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A Day on the Planet
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Region 3 NTSC
Cinema Service
2-Disc Set
16x9 Anamorphic Widescreen
Korean Language Track
Dolby Digital 5.1
Removable English and Korean subtitles
Various extras

Year: 2004
Director: Isao Yukisada
Cast: Rena Tanaka, Ayumi Ito, Satoshi Tsumabuki, Shuuji Kashiwabara, Atsushi Ishino, Toshinobu Matsuo, Chizuru Ikewaki
The Skinny: Despite a few interesting characters and quirky situations, this exercise in minimalist filmmaking isn't for everyone - even though director Isao Yukisada went on to make the biggest Japanese film of 2004 a few months later.
Kevin Ma:
     Isao Yukisada started out as an assistant director under Shunji Iwai (Love Letter, All About Lily Chou-Chou) and went on to become one of Japan's most prolific working directors. In the past year, he directed one of Japan's biggest hits Crying Out Love, in the Center of the World, and is following that up less than a year later with the historical epic Year One in the North, starring Ken Watanabe of The Last Samurai. A Day on the Planet is one of his lesser-known works, and was released quietly in theaters a few months before Crying Out Love. Unlike Yukisada's more commercial works, A Day on the Planet recalls his old Iwai days with a much more minimalist approach that sacrifices plot for character quirks and atmosphere. In other words, it's like a Seinfeld episode with prettier people.
     As the title suggests, A Day on the Planet takes place over the course of roughly 24 hours with several interweaving plotlines. The movie opens on a cold winter night with three college students - Nakazawa (Satoshi Tsumabuki), his girlfriend Maki (Rena Tanaka), and Kate (Ayumi Ito) - on a road trip back home from a housewarming party for newly admitted graduate student Masamichi (Shuuji Kashiwabara) in Kyoto (a location not often seen in Japanese movies). Meanwhile, a thug finds himself trapped in a narrow gap between two buildings with a rescue team who is waiting for approval from the authorities to get him out. Finally, a schoolgirl stays behind at the beach to look after a beached whale after residents and the media give up on it. At that point, the movie flashes back to show the events of the entire day, how characters (including the whale) came to be where they are, and goes off on a few tangents along the way to tie it all together.
     At one point during A Day on the Planet, a character says, "So much happens in other places we don't know about." That line pretty much sums up what the entire movie is about. While a lot of things do happen, they are - just as in real life - not very exciting. The most serious thing that happens in the movie is when a character gets hit by car. Even then, he manages to get up and engage in a 3 minute-long conversation on the cell phone while drinking a can of beer. Whenever drama begins to rear its ugly head, reality comes back and knocks it back in. This can make or break A Day on the Planet for some people; if you expect mind-blowing entertainment for two hours, this movie's not for you.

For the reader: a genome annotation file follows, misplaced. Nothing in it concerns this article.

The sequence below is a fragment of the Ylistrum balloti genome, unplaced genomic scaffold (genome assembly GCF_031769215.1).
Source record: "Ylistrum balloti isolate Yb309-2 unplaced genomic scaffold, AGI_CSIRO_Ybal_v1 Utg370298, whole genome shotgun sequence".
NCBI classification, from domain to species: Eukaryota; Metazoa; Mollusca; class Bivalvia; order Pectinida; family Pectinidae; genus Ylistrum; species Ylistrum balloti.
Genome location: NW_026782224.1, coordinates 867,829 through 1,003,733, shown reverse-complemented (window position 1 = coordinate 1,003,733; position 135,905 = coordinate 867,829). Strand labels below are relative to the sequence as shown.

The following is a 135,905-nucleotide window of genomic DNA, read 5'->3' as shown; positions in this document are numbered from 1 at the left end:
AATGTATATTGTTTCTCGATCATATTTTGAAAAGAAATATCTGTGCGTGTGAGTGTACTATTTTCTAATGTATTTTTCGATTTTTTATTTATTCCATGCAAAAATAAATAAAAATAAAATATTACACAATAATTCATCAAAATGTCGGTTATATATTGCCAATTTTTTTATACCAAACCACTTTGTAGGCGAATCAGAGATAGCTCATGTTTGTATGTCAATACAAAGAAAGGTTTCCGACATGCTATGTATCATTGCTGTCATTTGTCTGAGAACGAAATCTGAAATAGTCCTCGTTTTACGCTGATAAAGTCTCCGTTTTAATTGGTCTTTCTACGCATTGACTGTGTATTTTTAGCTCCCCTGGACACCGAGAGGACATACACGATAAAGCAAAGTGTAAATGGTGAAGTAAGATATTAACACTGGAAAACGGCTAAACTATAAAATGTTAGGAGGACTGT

Nevertheless, A Day on the Planet does contain some interesting moments. For example, the basic premise behind "thug trapped in building gap" is so silly that viewers want to see how it all turns out. However, Yukisada spends a majority of the film focusing on the housewarming party and the individual subplots of the present characters. Some of them are worth investing in, as Yukisada allows the viewers to feel like they can relate to these characters in real life. However, Yukisada failed to realize that sometimes real people can be pretty boring.
     There's no real standout performance in the A Day on the Planet, as the ensemble cast is fairly solid, especially Rena Tanaka, who brings enough spunk to make her character somewhat interesting to watch. The ensemble cast s made up of some of Japan's more notable young talents (including Shunji Iwai favorite Ayumi Ito), but overall the material they're given isn't very challenging. After all, this is really Yukisada's film, and it's all about how he pulls off the subject matter more than anything else.
     A Day on the Planet is a hard film to review; I could describe every single plot point, but even if I did it wouldn't affect a viewer's enjoyment very much. While it's nice that Yukisada can show off his artistic sensibility once in a while when not indulging in commercial cinema, the result isn't really much better than his mainstream works. When working with a plot for a mainstream film, Yukisada has proven himself to be a unique director who can take a more artistic approach to tired genres and overused clichés. But when it comes to a low-budget production like A Day on the Planet, the minimalist approach is something that has to be used with caution. If done right, the film can be a simplistic masterpiece (think Korea's Christmas in August). But if done wrong, the film can become a deadly bore (think Flowers of Shanghai). Luckily, A Day on the Planet doesn't fall too far into the bad side of the spectrum. But unfortunately, it's not very close to the good side either. (Kevin Ma 2005) Copyright 2002-2017 Ross Chen